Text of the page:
“. . . the American church has not treated [growth in Christ] with an equivalent urgency [compared to evangelism]. The American church runs on the euphoria and adrenaline of new birth–getting people into the church, into the kingdom, into causes, into crusades, into programs. We turn matters of growing up over to Sunday school teachers, specialists in Christian education, committees to revise curricula, retreat centers, and deeper life conferences, farming it out to parachurch groups for remedial assistance. I don’t find pastors and professors, for the most part, very interested in matters of formation in holiness. They have higher profile things to tend to” (Eugene Peterson, Practice Resurrection, p5).
Customer service is always the best when the customer is new. The new customer gets the best deal, latest program, most attention and grandest promises. Maintaining loyal customers takes far more hard work than finding new ones. Let the disgruntled, underserved old customers leave. We’ll find three new ones to replace them.
You can always find someone new to buy what you’re selling as long as the sales pitch is relevant and right. A regular influx of new customers gives the appearance of a vibrant, healthy business and we love appearances more than substance. We want to know how much we’ve generated new business, not how much we’ve retained and cultivated old business.
This mystery is great, but I am speaking with reference to American business and the church.
This is the Americanization of congregation. It means turning each congregation into a market for religious consumers, an ecclesiastical business run along the lines of advertising techniques and organization flow charts, and then energized by impressive motivational rhetoric (Ibid., p24).
We need look not much farther than a church’s membership roll to see the effects of this “Americanization.” Churches attract thousands of members (customers) with slick programming and irresistible sales pitches. And over time those members regularly drift into obscurity with little to no accountability or spiritual formation. The church is then awash in pragmatism, having to keep up with the market to stay alive.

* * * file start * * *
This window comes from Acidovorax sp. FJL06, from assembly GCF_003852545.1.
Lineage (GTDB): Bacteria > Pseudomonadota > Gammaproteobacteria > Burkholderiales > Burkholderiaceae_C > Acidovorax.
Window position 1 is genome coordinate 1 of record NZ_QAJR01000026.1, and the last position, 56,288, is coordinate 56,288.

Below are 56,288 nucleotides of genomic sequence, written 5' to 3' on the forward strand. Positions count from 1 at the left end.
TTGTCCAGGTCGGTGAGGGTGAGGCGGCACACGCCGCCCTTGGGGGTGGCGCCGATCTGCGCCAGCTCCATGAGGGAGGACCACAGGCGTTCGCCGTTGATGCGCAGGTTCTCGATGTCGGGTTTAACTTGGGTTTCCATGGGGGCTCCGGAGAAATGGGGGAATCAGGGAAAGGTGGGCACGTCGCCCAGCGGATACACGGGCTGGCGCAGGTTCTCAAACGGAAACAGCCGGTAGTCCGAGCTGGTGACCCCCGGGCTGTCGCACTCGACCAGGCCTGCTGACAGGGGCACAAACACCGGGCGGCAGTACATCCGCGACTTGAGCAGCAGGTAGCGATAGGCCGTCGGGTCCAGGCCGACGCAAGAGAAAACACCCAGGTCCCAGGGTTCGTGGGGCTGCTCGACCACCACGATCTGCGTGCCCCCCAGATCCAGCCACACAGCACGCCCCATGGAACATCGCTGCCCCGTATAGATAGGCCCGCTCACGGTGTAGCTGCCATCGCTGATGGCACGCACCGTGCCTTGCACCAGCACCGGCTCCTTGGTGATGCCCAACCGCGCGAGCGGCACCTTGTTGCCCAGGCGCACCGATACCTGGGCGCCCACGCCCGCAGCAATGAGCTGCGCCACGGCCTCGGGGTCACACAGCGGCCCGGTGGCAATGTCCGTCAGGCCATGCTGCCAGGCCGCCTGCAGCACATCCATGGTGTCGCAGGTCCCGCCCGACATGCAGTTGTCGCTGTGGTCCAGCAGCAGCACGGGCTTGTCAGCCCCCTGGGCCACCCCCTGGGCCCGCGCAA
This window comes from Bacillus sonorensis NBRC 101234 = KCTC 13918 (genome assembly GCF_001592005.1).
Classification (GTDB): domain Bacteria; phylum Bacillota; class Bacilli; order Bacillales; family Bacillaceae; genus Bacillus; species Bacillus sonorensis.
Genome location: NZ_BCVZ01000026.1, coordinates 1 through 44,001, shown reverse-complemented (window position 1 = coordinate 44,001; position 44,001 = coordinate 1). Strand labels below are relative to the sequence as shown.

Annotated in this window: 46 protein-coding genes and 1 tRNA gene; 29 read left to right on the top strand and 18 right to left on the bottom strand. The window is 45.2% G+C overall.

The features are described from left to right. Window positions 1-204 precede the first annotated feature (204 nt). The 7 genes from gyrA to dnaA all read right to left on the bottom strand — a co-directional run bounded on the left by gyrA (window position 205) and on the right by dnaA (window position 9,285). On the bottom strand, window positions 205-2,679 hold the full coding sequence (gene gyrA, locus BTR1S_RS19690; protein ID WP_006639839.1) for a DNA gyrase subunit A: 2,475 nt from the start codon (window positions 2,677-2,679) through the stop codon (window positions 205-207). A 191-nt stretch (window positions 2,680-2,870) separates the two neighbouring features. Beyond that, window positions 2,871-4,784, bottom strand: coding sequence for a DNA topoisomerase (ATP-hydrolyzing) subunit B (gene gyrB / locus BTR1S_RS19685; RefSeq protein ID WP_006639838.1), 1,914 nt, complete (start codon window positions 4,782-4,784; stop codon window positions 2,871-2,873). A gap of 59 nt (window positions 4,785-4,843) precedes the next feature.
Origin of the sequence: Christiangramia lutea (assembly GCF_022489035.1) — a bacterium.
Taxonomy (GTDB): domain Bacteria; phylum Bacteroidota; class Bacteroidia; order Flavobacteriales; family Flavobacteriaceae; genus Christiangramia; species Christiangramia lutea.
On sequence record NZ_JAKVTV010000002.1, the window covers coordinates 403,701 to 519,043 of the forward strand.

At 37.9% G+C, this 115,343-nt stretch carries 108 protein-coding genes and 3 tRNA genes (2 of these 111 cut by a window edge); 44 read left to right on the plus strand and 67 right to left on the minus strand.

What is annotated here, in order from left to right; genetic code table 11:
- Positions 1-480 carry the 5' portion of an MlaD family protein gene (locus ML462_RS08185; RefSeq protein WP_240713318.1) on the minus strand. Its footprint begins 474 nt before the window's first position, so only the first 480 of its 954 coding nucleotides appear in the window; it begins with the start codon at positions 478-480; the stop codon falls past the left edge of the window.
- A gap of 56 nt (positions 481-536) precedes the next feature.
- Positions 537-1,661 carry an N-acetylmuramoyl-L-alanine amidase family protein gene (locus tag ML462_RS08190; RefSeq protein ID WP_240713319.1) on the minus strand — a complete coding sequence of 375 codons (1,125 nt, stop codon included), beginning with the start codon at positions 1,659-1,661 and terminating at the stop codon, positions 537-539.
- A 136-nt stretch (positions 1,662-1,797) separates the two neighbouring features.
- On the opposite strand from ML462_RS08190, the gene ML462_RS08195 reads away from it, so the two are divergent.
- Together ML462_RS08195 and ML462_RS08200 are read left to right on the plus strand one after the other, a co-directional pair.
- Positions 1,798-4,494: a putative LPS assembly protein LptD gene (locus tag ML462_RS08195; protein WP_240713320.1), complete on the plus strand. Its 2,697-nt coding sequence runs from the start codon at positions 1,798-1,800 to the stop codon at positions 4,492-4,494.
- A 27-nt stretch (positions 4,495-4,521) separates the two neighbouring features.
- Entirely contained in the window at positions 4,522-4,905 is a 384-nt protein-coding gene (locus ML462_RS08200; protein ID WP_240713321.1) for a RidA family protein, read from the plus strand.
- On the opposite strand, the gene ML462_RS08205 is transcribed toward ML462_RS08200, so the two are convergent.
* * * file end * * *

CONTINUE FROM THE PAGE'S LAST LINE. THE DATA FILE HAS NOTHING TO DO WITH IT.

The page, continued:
There is little to no concern because thousands have come in to replace them. And so on and so on. Not until there is a down trend in new customers will there likely be any angst among the ranks. Therefore, pastors shepherd a number rather than individual sheep and churches pride themselves on new “customers” despite the overwhelming number of old “customers” they were glad to see drift away into the wolves’ land. Who cares which 2,000 sheep we have as long as we kept 2,000? Who cares if 500 members went AWOL last year if we added 1,000 new ones?
All the while, our Great Shepherd would not stand for replacement sheep (Lk 15.3-7). If even only one strayed from the flock he would not find a replacement. He would leave ninety-nine secure sheep to retrieve the lost one. He wouldn’t have just any old hundred sheep, but the one hundred he knew by name.
It is God’s will that all those given to Jesus will be raised up by Jesus on the last day (Jn 6.39). Jesus will not lose one of them, which is a good thing because we lose them all the time. Our Lord is not content to lose one of his children. Yet, our flippant, weak view of church life (“congregation” to use Peterson’s word) implies he just might. It implies Jesus cares only about those who seemingly start well rather than those who finish well. He’ll simply replace those who wander rather than bother with finding and retrieving them.
If Jesus will not lose one of his own on the last day, then let us resolve not to lose one on this day.